Homes are wrecked and a ship is swept ashore. The images resemble Japan’s 2011 quake and tsunami, but the survivors’ clothes are from another age.
These photographs, on display for the first time in a Tokyo museum, show what happened when a magnitude-8.2 earthquake struck off the coast of northeastern Japan on June 15, 1896.
The Meiji-Sanriku quake triggered a tsunami which destroyed nearly 10,000 homes and left around 22,000 people dead.
“Back then, daily newspapers and magazines carried stories and photos of the disaster,” says Keisho Ishiguro, 70, who inherited the collection from his father. “But none of the original photos have been shown in public before. I think some of them must have been lost in the war.”
The earthquake struck at 7:32 p.m. beneath the ocean off Iwate Prefecture. Along the coast the tremor seemed only moderate and local residents did not immediatly evacuate, according to Ritsuko Matsuura, a researcher at the Association for the Development of Earthquake Prediction.
About 35 minutes later, a tsunami swept inland. In Ofunato city, the wave exceeded 30 meters in height.
The pictures were the property of a photographer of that time, Matsuchi Nakajima. In 1956, eight of his albums and cameras were sold to Ishiguro's father, Keishichi.
The albums contained 48 prints showing the aftermath of the tsunami.
Ishiguro initially supposed Nakajima had taken the photos. But after doing some research he came to believe that they were probably the work of a relative.
Nakajima’s nephew was Kotaro Miyauchi, who served as the photographer’s student and assistant. There is evidence Miyauchi traveled to the disaster area less than a month later.
The images are compelling. Wrecked homes imply a terrible human cost; survivors stand around with stunned expressions; and workers at a makeshift hospital administer first aid.
The photos can be seen at the Suginami Historial Museum in western Tokyo, in an exhibition entitled “Hakkensareta Meiji-Sanriku Tsunami no Koshashin” (Discovered old photos of the Meiji-Sanriku tsunami).
Forty-five images are on display. Three were withheld for reasons that they include the graphic depiction of bodies.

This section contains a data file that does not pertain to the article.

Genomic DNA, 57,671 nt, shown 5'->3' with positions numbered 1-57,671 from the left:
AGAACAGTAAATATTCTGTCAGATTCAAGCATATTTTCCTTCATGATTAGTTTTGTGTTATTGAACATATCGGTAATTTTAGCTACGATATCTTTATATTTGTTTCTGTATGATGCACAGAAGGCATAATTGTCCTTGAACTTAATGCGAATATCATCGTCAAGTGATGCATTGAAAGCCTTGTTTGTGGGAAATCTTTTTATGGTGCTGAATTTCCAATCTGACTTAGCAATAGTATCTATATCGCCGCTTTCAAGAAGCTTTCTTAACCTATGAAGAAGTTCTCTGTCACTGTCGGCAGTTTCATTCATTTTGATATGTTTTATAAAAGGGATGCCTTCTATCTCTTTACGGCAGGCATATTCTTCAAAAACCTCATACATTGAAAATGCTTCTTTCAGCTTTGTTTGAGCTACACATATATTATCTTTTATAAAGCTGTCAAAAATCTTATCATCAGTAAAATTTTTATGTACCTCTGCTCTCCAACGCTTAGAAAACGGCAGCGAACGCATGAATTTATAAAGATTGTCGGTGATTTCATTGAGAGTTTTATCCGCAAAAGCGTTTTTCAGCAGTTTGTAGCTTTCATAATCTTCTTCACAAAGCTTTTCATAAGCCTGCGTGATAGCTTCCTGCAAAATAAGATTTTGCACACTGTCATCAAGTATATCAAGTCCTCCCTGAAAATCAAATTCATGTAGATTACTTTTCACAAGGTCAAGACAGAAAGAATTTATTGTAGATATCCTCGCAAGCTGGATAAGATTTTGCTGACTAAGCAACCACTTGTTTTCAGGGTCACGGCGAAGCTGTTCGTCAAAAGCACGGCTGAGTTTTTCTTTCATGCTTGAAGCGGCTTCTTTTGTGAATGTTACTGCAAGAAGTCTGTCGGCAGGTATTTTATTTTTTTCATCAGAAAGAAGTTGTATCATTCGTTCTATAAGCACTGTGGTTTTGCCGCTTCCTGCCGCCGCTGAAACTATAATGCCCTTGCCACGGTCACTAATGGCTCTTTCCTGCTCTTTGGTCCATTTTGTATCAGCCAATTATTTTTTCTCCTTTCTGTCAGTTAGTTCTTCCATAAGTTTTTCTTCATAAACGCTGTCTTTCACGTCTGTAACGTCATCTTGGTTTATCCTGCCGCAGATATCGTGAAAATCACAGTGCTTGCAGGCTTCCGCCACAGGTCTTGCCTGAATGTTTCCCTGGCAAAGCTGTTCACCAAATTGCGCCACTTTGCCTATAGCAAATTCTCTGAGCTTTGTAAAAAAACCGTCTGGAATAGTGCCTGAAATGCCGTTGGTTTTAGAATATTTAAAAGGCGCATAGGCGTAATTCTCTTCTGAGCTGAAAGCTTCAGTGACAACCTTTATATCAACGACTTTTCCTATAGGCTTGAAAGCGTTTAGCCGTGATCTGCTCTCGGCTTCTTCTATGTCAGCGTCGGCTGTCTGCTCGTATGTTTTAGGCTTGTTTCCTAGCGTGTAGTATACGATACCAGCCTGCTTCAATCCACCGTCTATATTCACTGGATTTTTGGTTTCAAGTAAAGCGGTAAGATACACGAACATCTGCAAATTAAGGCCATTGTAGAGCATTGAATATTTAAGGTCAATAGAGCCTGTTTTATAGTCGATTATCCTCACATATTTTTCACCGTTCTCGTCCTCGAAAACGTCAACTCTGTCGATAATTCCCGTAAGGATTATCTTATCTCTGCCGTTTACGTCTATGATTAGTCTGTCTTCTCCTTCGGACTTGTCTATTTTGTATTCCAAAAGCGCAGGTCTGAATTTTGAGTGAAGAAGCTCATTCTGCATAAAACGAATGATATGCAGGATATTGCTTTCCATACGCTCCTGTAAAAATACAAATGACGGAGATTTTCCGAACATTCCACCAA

The locations can be identified because photographs were annotated. They depict coastal communities from Kamaishi to Ofunato in Iwate Prefecture.
“At first I hesitated to release the photos, as they show a disaster,” said Ishiguro. “But then I decided to, because I want central and local governments to see what happened and to develop better tsunami preparations in future.”
The 45 photos will shortly travel to Germany, where they are scheduled to go on display at an international photo exhibition in Cologne.
Meanwhile, as Japan continues to count the cost of the 2011 quake and tsunami, the Suginami Historical Museum is also showing video images of that more recent disaster.
The film shows the tsunami as it engulfs a neighborhood of Kamaishi on March 11, the day of what is now known in Japan as the Great East Japan Earthquake.
It was shot in Ryoishicho district by Hajime Seto, 67, who heads a local community association. He also leads a circle known as the “Kamaishishi no Ryoishicho Tsunami wo Kataru Kai” (Kamaishi's Ryoishicho tsunami discussion group).
Seto is one of those credited with helping to save dozens of lives in what is known locally as the Kamaishi Miracle: Most of the local elementary and junior high school students who felt the quake fled for higher ground; they then survived the wave.
Earlier, Seto had addressed school students on the dangers of tsunami.
“A tsunami had hit our town every 60 years or so. Predicting that would continue, I had installed a video camera at the entrance (of my house),” Seto said.
“I want people in Tokyo and areas that have been seldom affected by tsunami to see the video footage and think about preparing for disaster.”
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